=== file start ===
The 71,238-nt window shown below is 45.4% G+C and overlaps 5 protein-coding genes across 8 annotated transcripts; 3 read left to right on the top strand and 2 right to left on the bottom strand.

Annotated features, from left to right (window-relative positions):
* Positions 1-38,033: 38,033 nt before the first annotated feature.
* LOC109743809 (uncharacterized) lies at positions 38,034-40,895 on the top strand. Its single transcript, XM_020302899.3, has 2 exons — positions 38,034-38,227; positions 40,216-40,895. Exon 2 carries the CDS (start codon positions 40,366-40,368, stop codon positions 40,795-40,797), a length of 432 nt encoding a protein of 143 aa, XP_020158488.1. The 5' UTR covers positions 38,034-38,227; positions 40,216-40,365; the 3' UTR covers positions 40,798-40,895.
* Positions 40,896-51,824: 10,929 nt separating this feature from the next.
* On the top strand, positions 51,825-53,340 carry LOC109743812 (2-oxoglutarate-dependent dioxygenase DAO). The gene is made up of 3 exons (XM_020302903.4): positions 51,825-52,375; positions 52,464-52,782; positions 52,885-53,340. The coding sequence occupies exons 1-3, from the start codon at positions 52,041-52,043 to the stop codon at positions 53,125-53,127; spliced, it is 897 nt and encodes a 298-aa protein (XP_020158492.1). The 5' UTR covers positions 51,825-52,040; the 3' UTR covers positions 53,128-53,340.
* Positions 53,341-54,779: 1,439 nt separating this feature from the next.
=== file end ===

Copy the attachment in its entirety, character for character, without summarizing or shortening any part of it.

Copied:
The 71,238-nt window shown below is 45.4% G+C and overlaps 5 protein-coding genes across 8 annotated transcripts; 3 read left to right on the top strand and 2 right to left on the bottom strand.

Annotated features, from left to right (window-relative positions):
* Positions 1-38,033: 38,033 nt before the first annotated feature.
* LOC109743809 (uncharacterized) lies at positions 38,034-40,895 on the top strand. Its single transcript, XM_020302899.3, has 2 exons — positions 38,034-38,227; positions 40,216-40,895. Exon 2 carries the CDS (start codon positions 40,366-40,368, stop codon positions 40,795-40,797), a length of 432 nt encoding a protein of 143 aa, XP_020158488.1. The 5' UTR covers positions 38,034-38,227; positions 40,216-40,365; the 3' UTR covers positions 40,798-40,895.
* Positions 40,896-51,824: 10,929 nt separating this feature from the next.
* On the top strand, positions 51,825-53,340 carry LOC109743812 (2-oxoglutarate-dependent dioxygenase DAO). The gene is made up of 3 exons (XM_020302903.4): positions 51,825-52,375; positions 52,464-52,782; positions 52,885-53,340. The coding sequence occupies exons 1-3, from the start codon at positions 52,041-52,043 to the stop codon at positions 53,125-53,127; spliced, it is 897 nt and encodes a 298-aa protein (XP_020158492.1). The 5' UTR covers positions 51,825-52,040; the 3' UTR covers positions 53,128-53,340.
* Positions 53,341-54,779: 1,439 nt separating this feature from the next.